>
    > Wanting to learn more about powershell, I went to the FAQ
    > http://www.microsoft.com/windowsserv....aspx?pf=true#
    >
    > I clicked on "How much will Windows PowerShell cost?"
    >
    > and it refused to answer. (It just pointed me to
    > http://www.microsoft.com/windowsserv....aspx?pf=true#
    > again. Clicking on "View all answers" doesn't help. )


    It's a free download. You need a windows license, of course, but there's
    no additional cost for it.


  14. Re: My employer completed migration of apps to Linux



    "PeterKöhlmann" wrote in message
    news:490dea03$0$31862$9b4e6d93@newsspool3.arcor-online.net...
    > Chris Ahlstrom wrote:
    >
    >> After takin' a swig o' grog, dennis@home belched out
    >> this bit o' wisdom:
    >>
    >>> "Chris Ahlstrom" wrote in message
    >>> news:8SiPk.56808$bx1.52267@bignews1.bellsouth.net. ..
    >>>
    >>>> Yeah, but why bother running OSS on Windows?
    >>>
    >>> Why not?
    >>> There is a lot of OSS out there and most of it runs fine on vista.

    >>
    >> Because it works better on Linux.
    >>
    >> Trust me.
    >>

    >
    > Apart from the fact that not "most OSS" runs fine on windows (I seriously
    > doubt that *anything* runs fine on Vista). OSS running fine on windows is
    > for the most part *not* of the GUI type. Only the very best GUI apps are
    > ported to windows, since until relativly few years ago it was quite some
    > work to have a GUI app running on windows and X.
    >
    > So, most "fine on windows working OSS" is not GUI. And far from being
    > "most
    > OSS". I guess it is not even half of it


    Trying to prove how little you know?

    Gimp, OO, pan, and loads more all work fine on vista.
    Maybe you want to state which don't?
    > --
    > A fool-proof method for sculpting an elephant:
    > first, get a huge block of marble; then you chip
    > away everything that doesn't look like an elephant.
    >


  15. Re: My employer completed migration of apps to Linux

    After takin' a swig o' grog, Peter Köhlmann belched out
    this bit o' wisdom:

    > Chris Ahlstrom wrote:
    >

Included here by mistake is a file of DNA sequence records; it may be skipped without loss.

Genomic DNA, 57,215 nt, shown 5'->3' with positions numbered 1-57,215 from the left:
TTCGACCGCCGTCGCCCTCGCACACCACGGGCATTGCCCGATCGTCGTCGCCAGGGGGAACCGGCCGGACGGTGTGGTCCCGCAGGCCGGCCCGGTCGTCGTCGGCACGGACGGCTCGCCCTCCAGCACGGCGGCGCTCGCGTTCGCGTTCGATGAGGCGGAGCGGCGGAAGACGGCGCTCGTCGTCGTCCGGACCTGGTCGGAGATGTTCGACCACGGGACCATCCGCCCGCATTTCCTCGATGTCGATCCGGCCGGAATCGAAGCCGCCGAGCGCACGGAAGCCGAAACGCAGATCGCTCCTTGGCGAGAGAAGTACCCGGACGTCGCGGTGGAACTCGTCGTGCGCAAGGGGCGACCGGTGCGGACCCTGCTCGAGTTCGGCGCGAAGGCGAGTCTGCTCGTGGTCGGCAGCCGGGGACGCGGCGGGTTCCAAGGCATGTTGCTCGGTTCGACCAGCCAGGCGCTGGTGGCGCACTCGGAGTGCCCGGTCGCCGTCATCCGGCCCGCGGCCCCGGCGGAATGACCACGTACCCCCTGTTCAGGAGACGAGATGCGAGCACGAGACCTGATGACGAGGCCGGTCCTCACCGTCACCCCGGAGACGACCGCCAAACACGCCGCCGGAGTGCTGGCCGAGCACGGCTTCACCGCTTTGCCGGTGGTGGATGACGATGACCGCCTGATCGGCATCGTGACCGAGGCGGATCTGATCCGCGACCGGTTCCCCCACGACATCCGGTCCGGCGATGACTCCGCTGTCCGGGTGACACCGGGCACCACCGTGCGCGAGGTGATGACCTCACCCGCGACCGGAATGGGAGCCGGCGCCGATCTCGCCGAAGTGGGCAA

>> After takin' a swig o' grog, dennis@home belched out
    >> this bit o' wisdom:
    >>
    >>> "Chris Ahlstrom" wrote in message
    >>>
    >>>> Yeah, but why bother running OSS on Windows?
    >>>
    >>> Why not?
    >>> There is a lot of OSS out there and most of it runs fine on vista.

    >>
    >> Because it works better on Linux.
    >>
    >> Trust me.

    >
    > Apart from the fact that not "most OSS" runs fine on windows (I seriously
    > doubt that *anything* runs fine on Vista). OSS running fine on windows is
    > for the most part *not* of the GUI type. Only the very best GUI apps are
    > ported to windows, since until relativly few years ago it was quite some
    > work to have a GUI app running on windows and X.


    Well, cygwin helps a lot with that.

    > So, most "fine on windows working OSS" is not GUI. And far from being "most
    > OSS". I guess it is not even half of it


    It would be interested to see some numbers.

    Do you think what you said is true even if you subtracted out the obvious
    system-specific stuff (drivers and stuff like Valgrind)?

    By the way, speaking of Cygwin:

    http://x.cygwin.com/

    Cygwin/X is without a maintainer and is currently in an unsupported
    state.

    How did this happen?!

    http://www.starnet.com/info/X-Win32V...FQIfswod_Evb1g

    X-Win32 vs. Cygwin/X

    At StarNet, we frequently hear that people download X-Win32 and then
    settle for Cygwin/X, despite its limitations and buggy performance. When
    we ask these users why they have made this decision, we typically hear
    "...well, Cygwin/X is free!"

    But, why give an engineer, developer, or network administrator who you
    are paying $100,000 or more per year a buggy X server with limited
    functionality and capability...just because it's free?

    As these users begin to realize this, we find that they come back and
    purchase X-Win32.

    So, if you are considering going with the free option of Cygwin/X,
    consier the following:

    * With X-Win32 you are getting the top-rated PC X server for about
    $200 or less
    * The increase in raw speed and the productivity gains through
    X-Win32's many features make it pay for itself many times over
    * At StarNet, we stand by our products and back them with
    superior technical support

    Cygwin/X was developed by a couple of brilliant X11
    programmers. We should know because we hired them, and they
    continued to develop X-Win32 into the best PC X server
    solution, offering unmatched performance, security and
    innovative features not found in other PC X servers such as
    the ability to suspend and resume sessions, recover sessions
    after a Windows or network crash, move sessions to another PC
    and share your sessions with others.

    --
    You know, the difference between this company and the Titanic is that the
    Titanic had paying customers.

  16. Re: My employer completed migration of apps to Linux



    "Chris Ahlstrom" wrote in message